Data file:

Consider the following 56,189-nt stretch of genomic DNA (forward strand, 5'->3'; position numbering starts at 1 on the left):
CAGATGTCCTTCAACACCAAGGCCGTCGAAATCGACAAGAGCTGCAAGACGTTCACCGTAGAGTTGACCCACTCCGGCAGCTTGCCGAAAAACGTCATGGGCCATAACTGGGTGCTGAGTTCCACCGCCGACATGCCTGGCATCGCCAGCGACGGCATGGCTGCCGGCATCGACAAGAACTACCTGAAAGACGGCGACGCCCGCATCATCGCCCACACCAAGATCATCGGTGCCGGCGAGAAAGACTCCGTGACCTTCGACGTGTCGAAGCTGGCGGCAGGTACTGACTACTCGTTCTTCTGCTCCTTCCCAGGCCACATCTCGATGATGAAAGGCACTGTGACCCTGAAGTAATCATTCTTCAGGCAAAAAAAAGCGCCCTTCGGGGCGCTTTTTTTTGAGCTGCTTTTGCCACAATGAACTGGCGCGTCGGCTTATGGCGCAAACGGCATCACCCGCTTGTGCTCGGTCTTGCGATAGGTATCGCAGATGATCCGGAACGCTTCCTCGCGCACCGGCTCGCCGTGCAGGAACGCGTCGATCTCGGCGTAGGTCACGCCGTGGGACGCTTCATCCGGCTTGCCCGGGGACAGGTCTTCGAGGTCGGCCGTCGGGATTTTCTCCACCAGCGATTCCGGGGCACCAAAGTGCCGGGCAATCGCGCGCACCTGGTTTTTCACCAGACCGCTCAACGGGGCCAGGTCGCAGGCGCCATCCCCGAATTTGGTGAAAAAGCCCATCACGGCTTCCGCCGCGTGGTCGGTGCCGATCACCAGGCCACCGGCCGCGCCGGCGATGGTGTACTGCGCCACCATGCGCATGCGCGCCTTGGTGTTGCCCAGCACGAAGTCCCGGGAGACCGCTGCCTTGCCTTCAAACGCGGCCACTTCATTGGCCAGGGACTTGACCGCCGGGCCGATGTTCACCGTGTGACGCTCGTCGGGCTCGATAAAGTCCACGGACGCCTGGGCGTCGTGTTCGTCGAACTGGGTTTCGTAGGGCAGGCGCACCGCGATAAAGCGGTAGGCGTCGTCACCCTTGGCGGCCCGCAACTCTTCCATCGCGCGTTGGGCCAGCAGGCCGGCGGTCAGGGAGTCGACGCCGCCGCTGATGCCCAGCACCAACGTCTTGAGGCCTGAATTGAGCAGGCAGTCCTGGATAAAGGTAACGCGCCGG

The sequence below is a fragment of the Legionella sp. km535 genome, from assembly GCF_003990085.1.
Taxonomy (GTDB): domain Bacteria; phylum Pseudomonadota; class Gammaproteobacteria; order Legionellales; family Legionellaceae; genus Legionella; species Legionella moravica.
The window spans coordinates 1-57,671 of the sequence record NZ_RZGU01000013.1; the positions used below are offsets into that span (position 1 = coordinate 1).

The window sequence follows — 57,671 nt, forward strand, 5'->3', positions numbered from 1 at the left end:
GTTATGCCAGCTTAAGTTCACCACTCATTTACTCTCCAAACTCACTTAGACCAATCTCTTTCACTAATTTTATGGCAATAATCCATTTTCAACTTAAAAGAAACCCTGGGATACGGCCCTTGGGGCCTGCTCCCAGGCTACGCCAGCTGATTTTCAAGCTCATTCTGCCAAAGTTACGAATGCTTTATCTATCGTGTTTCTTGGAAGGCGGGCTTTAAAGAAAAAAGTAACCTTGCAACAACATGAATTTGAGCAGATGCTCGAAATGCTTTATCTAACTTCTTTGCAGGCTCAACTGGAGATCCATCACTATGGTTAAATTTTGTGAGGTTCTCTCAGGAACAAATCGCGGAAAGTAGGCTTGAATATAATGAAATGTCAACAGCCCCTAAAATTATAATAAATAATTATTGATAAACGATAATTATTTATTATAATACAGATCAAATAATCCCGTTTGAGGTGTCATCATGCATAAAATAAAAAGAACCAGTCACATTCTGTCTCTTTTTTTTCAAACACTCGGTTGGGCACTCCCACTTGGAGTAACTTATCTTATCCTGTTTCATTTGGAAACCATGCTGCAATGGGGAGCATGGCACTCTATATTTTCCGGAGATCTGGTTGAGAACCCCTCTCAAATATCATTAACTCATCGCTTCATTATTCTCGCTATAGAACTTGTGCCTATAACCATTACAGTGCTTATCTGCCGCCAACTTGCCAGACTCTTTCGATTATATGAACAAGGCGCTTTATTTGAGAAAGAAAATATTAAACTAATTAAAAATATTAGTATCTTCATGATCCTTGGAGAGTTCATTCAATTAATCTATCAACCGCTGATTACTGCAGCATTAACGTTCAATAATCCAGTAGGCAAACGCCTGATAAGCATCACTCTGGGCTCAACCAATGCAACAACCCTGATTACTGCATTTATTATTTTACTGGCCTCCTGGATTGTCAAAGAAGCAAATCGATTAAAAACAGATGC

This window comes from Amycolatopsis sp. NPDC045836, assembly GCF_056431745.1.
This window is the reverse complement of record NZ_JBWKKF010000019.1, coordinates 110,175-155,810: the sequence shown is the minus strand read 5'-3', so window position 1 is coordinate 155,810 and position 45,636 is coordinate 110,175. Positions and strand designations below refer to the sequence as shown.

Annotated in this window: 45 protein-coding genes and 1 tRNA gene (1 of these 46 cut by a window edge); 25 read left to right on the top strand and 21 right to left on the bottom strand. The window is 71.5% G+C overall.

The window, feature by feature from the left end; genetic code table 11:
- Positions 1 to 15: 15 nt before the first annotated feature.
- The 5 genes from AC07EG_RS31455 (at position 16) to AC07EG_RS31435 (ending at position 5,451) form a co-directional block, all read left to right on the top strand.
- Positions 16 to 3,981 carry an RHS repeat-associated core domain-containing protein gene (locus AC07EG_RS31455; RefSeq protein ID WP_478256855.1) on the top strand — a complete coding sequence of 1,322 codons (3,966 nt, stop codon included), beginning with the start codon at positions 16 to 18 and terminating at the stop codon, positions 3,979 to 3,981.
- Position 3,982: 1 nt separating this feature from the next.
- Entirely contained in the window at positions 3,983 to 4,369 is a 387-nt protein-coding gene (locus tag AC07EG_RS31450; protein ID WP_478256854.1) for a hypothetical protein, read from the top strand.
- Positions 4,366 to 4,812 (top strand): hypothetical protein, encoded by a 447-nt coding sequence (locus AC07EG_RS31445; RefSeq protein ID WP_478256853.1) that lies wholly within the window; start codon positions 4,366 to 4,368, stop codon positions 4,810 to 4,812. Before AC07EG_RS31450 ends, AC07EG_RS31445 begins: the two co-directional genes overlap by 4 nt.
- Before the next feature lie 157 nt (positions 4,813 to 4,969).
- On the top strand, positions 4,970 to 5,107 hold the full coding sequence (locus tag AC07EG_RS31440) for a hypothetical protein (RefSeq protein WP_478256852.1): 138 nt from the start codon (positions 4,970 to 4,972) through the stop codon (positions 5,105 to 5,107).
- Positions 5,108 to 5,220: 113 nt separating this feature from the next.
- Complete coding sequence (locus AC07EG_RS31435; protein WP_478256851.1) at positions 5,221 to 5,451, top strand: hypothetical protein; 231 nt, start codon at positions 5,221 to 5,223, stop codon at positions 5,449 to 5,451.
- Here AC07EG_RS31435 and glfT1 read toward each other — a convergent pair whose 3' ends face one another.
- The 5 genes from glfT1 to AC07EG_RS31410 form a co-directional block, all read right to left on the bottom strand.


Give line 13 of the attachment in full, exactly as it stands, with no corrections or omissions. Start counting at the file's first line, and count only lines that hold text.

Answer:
- The 5 genes from AC07EG_RS31455 (at position 16) to AC07EG_RS31435 (ending at position 5,451) form a co-directional block, all read left to right on the top strand.